Severe acute respiratory syndrome-associated coronavirus 3a protein forms an ion channel and modulates virus release.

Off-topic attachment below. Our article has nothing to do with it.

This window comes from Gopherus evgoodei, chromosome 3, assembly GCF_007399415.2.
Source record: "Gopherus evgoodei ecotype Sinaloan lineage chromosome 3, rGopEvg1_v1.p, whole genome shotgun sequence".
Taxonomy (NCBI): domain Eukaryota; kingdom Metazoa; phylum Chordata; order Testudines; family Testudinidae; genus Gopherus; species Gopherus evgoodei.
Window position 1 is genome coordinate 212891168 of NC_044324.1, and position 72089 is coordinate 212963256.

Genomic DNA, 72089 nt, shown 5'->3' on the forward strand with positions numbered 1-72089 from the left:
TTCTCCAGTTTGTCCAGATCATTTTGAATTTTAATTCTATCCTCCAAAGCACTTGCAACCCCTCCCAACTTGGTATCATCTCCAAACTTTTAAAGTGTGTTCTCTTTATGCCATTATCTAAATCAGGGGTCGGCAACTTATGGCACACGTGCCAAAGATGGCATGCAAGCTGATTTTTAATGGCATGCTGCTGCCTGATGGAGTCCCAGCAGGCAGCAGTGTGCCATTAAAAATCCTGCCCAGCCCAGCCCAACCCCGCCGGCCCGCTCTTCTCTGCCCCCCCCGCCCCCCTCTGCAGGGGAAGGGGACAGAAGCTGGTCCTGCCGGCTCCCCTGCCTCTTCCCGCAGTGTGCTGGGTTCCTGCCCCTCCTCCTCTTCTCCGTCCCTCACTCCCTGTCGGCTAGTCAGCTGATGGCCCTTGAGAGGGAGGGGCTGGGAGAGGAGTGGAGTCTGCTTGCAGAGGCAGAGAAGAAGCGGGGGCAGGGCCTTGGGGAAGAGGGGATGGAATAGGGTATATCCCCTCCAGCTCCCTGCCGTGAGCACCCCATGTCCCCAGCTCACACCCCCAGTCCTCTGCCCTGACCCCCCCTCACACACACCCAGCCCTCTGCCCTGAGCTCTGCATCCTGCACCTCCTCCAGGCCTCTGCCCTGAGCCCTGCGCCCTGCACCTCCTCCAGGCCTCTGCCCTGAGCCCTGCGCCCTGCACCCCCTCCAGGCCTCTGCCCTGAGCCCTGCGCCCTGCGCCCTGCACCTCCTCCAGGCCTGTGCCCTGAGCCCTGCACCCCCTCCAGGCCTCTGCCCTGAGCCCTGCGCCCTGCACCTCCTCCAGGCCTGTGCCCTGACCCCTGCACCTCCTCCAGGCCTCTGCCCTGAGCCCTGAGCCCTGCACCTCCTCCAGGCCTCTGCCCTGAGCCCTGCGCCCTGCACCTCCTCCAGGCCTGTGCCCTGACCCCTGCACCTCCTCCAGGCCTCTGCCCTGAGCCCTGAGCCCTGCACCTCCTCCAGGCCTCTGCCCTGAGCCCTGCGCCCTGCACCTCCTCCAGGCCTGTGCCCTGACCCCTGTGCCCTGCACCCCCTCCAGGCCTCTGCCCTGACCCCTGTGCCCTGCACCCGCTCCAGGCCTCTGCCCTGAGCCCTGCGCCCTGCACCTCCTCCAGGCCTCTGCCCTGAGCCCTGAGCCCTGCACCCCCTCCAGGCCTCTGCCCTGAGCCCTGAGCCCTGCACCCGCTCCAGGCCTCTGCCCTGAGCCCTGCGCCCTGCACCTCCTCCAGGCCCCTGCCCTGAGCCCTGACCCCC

Fourteen ORFs have been identified in the severe acute respiratory syndrome-associated coronavirus (SARS-CoV) genome. ORF 3a of SARS-CoV codes for a recently identified transmembrane protein, but its function remains unknown. In this study we confirmed the 3a protein expression and investigated its localization at the surface of SARS-CoV-infected or 3a-cDNA-transfected cells. Our experiments showed that recombinant 3a protein can form a homotetramer complex through interprotein disulfide bridges in 3a-cDNA-transfected cells, providing a clue to ion channel function. The putative ion channel activity of this protein was assessed in 3a-complement RNA-injected Xenopus oocytes by two-electrode voltage clamp. The results suggest that 3a protein forms a potassium sensitive channel, which can be efficiently inhibited by barium. After FRhK-4 cells were transfected with an siRNA, which is known to suppress 3a expression, followed by infection with SARS-CoV, the released virus was significantly decreased, whereas the replication of the virus in the infected cells was not changed. Our observation suggests that SARS-CoV ORF 3a functions as an ion channel that may promote virus release. This finding will help to explain the highly pathogenic nature of SARS-CoV and to develop new strategies for treatment of SARS infection.